Ben Valsler

This week, Louise Crane on how a series of lucky incidents and happy accidents led to the discovery of a now widely-used fragrance compound.

Louise Crane

If you’re looking for help in times of love then you could do worse than turn to the damascenones. They’re a series of scent compounds that belong to a family of chemicals known as the rose ketones. Beta -damascenone is a major contributor to the aroma of roses, though you’ll also find it popping up in the smell of Kentucky bourbon, so if the roses don’t work, then you can at least drown your sorrows.

Kentucky bourbon in a glass with ice

Source: © Shutterstock

The damascenones were discovered during the 1960s when the partnership between fragrance and flavour company Firmenich, Nobel prize-winner Leopold Ružička and his newly appointed head of the terpenes group, Ervin Kováts, was given a new task: discover the signature chemical responsible for the characteristic smell of Bulgarian rose oil. Just 40 constituents were known at this time, and synthetic reconstructions of rose oil were still miles apart from the true natural material. The task would lead to the discovery of some 98% of the chemicals that make up this essential oil.

Kováts and his team set about their task by fractionating Bulgarian rose oil into 200 samples, one of which had a honey-like note thought to be the missing signature chemical. Narrowing down their detective work, they isolated 0.8 thousandths of a gram of an unknown chemical. This turned out not to be responsible for the honey-like note, but it did convey a powerful rose odour.

The structure of Β-Damascenone

Analytical equipment of the era was not powerful enough to determine the exact structure of such small amounts of product, and because of this, an incorrect proposal for the structure was made. This was beyond the capabilities of the synthetic chemists working on the project, so they proposed to make a close analogue that – due to its similarities with the known ionones – was easier to make in the lab. Much to everyone’s surprise, this turned out to be exactly the unknown chemical originally isolated from the rose oil! And so a series of misinterpretations had led to the successful discovery of damascenone. Today, beta-damascenone presence and quantity is considered as the marker for the quality of rose oil.

The name came from the chemical functionality found in the structure, -enone, and the natural ingredient of Bulgarian rose oil, Damask rose. Also known as Rosa damascene, the plant in turn took its name from Damascus in Syria, a city historically famous for its roses, although this may not be the rose’s true home, since recent genetic tests indicate that a more probable origin for this cultivated flower is the foothills of central Asia.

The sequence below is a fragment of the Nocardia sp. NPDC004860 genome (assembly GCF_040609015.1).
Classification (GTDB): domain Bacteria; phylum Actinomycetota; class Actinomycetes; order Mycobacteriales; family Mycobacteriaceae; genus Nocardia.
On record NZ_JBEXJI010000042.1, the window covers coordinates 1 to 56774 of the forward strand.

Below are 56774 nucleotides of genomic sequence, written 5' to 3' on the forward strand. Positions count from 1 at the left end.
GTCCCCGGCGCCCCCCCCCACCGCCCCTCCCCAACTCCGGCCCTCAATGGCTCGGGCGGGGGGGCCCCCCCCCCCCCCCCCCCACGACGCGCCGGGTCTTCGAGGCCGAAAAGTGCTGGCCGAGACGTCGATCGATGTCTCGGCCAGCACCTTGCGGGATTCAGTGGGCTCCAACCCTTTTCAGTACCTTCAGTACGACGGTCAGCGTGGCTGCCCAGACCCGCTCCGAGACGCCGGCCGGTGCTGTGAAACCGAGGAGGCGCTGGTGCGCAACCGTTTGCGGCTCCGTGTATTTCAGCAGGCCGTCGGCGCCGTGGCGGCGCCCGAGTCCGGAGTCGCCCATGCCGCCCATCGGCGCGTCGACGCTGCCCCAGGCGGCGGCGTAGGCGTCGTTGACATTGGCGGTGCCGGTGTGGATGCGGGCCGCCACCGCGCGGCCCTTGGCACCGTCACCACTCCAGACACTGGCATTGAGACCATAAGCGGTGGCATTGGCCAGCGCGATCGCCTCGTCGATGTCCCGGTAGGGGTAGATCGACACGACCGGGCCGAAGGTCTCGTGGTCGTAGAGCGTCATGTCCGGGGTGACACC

Pink damask roses

Source: © Shutterstock

Rose ketones are quite common in nature, which is not very surprising when you know that their origin is the oxidation of the ubiquitous carotenoid pigments, which give carrots, autumn leaves and oranges their colour. Beta-damascenone has been found in a whole range of materials – including tea, tobacco, tomatoes, baked apples, spirits and beer. Indeed, it can lend a tobacco character to beers, and produces notes of apple in Kentucky bourbon. How the compound gets into the whisky is under debate – it may be produced by yeast activity during fermentation but equally it could come from both distillation and maturation reactions. What’s remarkable is its aroma is detectable at just nine thousandths of a part per billion.

So whether you’re peckish for some apple crumble, thirsty for a beer, ready for romance with some roses or looking to tend to a broken heart with some Kentucky bourbon, beta-damascenone is the compound that will be there for you, always.

Ben Valsler

That was Louise Crane with the fragrant beta-damascenone. Next week, Mike Freemantle brings us a very different plant fragrance.

Mike Freemantle

Garlic plants employ allicin as a defence compound to deter marauding insects, but the compound does not occur naturally in garlic bulbs. To make it, the plant relies on some fascinating chemistry.

Ben Valsler

Join Mike next time. Until then, get in touch with any compounds to consider – email or tweet @chemistryworld. I’m Ben Valsler, thanks for joining me.